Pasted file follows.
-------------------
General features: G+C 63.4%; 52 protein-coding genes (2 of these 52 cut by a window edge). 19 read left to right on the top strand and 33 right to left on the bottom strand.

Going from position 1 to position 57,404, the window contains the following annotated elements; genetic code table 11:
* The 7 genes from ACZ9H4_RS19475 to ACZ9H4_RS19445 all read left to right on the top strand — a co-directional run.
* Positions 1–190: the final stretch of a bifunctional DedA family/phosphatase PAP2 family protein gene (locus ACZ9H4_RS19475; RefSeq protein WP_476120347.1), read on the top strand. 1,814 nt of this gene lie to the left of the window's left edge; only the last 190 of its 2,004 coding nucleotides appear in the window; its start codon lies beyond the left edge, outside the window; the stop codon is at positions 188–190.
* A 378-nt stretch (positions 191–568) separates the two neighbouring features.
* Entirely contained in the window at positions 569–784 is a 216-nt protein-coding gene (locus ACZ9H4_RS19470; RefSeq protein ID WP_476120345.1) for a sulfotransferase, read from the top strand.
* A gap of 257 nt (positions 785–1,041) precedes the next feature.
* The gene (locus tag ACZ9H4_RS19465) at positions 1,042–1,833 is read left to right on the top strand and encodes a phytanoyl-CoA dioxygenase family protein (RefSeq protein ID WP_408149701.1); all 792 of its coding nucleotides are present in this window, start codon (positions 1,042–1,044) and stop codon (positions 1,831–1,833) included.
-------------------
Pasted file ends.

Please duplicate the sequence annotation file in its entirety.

General features: G+C 63.4%; 52 protein-coding genes (2 of these 52 cut by a window edge). 19 read left to right on the top strand and 33 right to left on the bottom strand.

Going from position 1 to position 57,404, the window contains the following annotated elements; genetic code table 11:
* The 7 genes from ACZ9H4_RS19475 to ACZ9H4_RS19445 all read left to right on the top strand — a co-directional run.
* Positions 1–190: the final stretch of a bifunctional DedA family/phosphatase PAP2 family protein gene (locus ACZ9H4_RS19475; RefSeq protein WP_476120347.1), read on the top strand. 1,814 nt of this gene lie to the left of the window's left edge; only the last 190 of its 2,004 coding nucleotides appear in the window; its start codon lies beyond the left edge, outside the window; the stop codon is at positions 188–190.
* A 378-nt stretch (positions 191–568) separates the two neighbouring features.
* Entirely contained in the window at positions 569–784 is a 216-nt protein-coding gene (locus ACZ9H4_RS19470; RefSeq protein ID WP_476120345.1) for a sulfotransferase, read from the top strand.
* A gap of 257 nt (positions 785–1,041) precedes the next feature.
* The gene (locus tag ACZ9H4_RS19465) at positions 1,042–1,833 is read left to right on the top strand and encodes a phytanoyl-CoA dioxygenase family protein (RefSeq protein ID WP_408149701.1); all 792 of its coding nucleotides are present in this window, start codon (positions 1,042–1,044) and stop codon (positions 1,831–1,833) included.